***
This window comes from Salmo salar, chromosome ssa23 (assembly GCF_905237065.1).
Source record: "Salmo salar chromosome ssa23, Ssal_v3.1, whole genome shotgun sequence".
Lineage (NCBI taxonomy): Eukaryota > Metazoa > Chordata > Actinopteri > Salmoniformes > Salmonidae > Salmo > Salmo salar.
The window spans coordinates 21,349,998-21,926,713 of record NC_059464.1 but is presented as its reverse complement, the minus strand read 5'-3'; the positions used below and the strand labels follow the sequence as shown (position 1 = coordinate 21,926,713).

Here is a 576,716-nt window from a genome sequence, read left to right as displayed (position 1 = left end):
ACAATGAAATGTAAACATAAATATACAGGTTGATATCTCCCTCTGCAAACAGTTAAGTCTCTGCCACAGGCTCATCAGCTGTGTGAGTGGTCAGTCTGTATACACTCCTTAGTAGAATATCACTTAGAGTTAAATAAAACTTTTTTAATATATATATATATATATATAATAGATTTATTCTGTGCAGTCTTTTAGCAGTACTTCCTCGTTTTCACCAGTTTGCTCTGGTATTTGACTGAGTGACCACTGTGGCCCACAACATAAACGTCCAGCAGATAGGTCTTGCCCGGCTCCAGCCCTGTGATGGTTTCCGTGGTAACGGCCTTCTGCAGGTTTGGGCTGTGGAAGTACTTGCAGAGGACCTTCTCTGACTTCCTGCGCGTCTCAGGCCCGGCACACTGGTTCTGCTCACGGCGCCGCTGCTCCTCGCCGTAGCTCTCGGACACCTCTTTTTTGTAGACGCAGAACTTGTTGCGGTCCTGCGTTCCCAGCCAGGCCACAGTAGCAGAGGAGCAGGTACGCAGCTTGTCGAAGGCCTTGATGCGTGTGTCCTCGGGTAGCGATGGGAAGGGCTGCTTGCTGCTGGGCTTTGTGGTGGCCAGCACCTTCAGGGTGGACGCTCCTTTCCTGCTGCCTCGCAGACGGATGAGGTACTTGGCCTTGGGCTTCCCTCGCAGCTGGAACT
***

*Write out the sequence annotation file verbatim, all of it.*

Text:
This window comes from Salmo salar, chromosome ssa23 (assembly GCF_905237065.1).
Source record: "Salmo salar chromosome ssa23, Ssal_v3.1, whole genome shotgun sequence".
Lineage (NCBI taxonomy): Eukaryota > Metazoa > Chordata > Actinopteri > Salmoniformes > Salmonidae > Salmo > Salmo salar.
The window spans coordinates 21,349,998-21,926,713 of record NC_059464.1 but is presented as its reverse complement, the minus strand read 5'-3'; the positions used below and the strand labels follow the sequence as shown (position 1 = coordinate 21,926,713).

Here is a 576,716-nt window from a genome sequence, read left to right as displayed (position 1 = left end):
ACAATGAAATGTAAACATAAATATACAGGTTGATATCTCCCTCTGCAAACAGTTAAGTCTCTGCCACAGGCTCATCAGCTGTGTGAGTGGTCAGTCTGTATACACTCCTTAGTAGAATATCACTTAGAGTTAAATAAAACTTTTTTAATATATATATATATATATATAATAGATTTATTCTGTGCAGTCTTTTAGCAGTACTTCCTCGTTTTCACCAGTTTGCTCTGGTATTTGACTGAGTGACCACTGTGGCCCACAACATAAACGTCCAGCAGATAGGTCTTGCCCGGCTCCAGCCCTGTGATGGTTTCCGTGGTAACGGCCTTCTGCAGGTTTGGGCTGTGGAAGTACTTGCAGAGGACCTTCTCTGACTTCCTGCGCGTCTCAGGCCCGGCACACTGGTTCTGCTCACGGCGCCGCTGCTCCTCGCCGTAGCTCTCGGACACCTCTTTTTTGTAGACGCAGAACTTGTTGCGGTCCTGCGTTCCCAGCCAGGCCACAGTAGCAGAGGAGCAGGTACGCAGCTTGTCGAAGGCCTTGATGCGTGTGTCCTCGGGTAGCGATGGGAAGGGCTGCTTGCTGCTGGGCTTTGTGGTGGCCAGCACCTTCAGGGTGGACGCTCCTTTCCTGCTGCCTCGCAGACGGATGAGGTACTTGGCCTTGGGCTTCCCTCGCAGCTGGAACT